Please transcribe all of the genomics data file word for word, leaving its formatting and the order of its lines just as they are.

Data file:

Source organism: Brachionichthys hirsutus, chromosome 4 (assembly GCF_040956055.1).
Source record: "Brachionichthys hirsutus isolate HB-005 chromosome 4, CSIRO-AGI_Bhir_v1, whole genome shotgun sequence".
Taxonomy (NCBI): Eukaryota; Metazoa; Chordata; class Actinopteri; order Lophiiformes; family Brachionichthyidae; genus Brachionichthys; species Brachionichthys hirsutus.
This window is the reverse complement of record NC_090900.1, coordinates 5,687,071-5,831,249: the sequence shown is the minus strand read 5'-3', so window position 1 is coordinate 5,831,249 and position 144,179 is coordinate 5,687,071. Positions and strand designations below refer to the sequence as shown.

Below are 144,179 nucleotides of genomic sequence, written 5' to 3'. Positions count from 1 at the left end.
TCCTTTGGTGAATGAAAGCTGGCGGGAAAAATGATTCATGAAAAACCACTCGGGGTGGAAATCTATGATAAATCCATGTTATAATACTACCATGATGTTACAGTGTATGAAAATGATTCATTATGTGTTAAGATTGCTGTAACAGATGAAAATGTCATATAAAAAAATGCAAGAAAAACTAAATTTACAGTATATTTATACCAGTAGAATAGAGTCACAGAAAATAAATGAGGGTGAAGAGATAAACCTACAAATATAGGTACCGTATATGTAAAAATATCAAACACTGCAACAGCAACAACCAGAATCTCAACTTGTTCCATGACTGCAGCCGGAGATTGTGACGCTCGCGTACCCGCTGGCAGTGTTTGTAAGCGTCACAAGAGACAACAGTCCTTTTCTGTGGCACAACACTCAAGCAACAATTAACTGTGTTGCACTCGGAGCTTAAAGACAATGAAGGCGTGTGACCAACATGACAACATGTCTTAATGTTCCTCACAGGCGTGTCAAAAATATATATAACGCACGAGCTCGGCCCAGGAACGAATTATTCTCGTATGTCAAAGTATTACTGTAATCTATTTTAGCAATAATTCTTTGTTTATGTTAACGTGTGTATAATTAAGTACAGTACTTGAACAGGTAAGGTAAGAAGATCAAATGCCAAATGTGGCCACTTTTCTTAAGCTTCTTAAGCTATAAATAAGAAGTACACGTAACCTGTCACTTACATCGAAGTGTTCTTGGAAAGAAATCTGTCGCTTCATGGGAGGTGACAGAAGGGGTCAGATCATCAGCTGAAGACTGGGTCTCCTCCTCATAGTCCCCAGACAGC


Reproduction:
Source organism: Brachionichthys hirsutus, chromosome 4 (assembly GCF_040956055.1).
Source record: "Brachionichthys hirsutus isolate HB-005 chromosome 4, CSIRO-AGI_Bhir_v1, whole genome shotgun sequence".
Taxonomy (NCBI): Eukaryota; Metazoa; Chordata; class Actinopteri; order Lophiiformes; family Brachionichthyidae; genus Brachionichthys; species Brachionichthys hirsutus.
This window is the reverse complement of record NC_090900.1, coordinates 5,687,071-5,831,249: the sequence shown is the minus strand read 5'-3', so window position 1 is coordinate 5,831,249 and position 144,179 is coordinate 5,687,071. Positions and strand designations below refer to the sequence as shown.

Below are 144,179 nucleotides of genomic sequence, written 5' to 3'. Positions count from 1 at the left end.
TCCTTTGGTGAATGAAAGCTGGCGGGAAAAATGATTCATGAAAAACCACTCGGGGTGGAAATCTATGATAAATCCATGTTATAATACTACCATGATGTTACAGTGTATGAAAATGATTCATTATGTGTTAAGATTGCTGTAACAGATGAAAATGTCATATAAAAAAATGCAAGAAAAACTAAATTTACAGTATATTTATACCAGTAGAATAGAGTCACAGAAAATAAATGAGGGTGAAGAGATAAACCTACAAATATAGGTACCGTATATGTAAAAATATCAAACACTGCAACAGCAACAACCAGAATCTCAACTTGTTCCATGACTGCAGCCGGAGATTGTGACGCTCGCGTACCCGCTGGCAGTGTTTGTAAGCGTCACAAGAGACAACAGTCCTTTTCTGTGGCACAACACTCAAGCAACAATTAACTGTGTTGCACTCGGAGCTTAAAGACAATGAAGGCGTGTGACCAACATGACAACATGTCTTAATGTTCCTCACAGGCGTGTCAAAAATATATATAACGCACGAGCTCGGCCCAGGAACGAATTATTCTCGTATGTCAAAGTATTACTGTAATCTATTTTAGCAATAATTCTTTGTTTATGTTAACGTGTGTATAATTAAGTACAGTACTTGAACAGGTAAGGTAAGAAGATCAAATGCCAAATGTGGCCACTTTTCTTAAGCTTCTTAAGCTATAAATAAGAAGTACACGTAACCTGTCACTTACATCGAAGTGTTCTTGGAAAGAAATCTGTCGCTTCATGGGAGGTGACAGAAGGGGTCAGATCATCAGCTGAAGACTGGGTCTCCTCCTCATAGTCCCCAGACAGC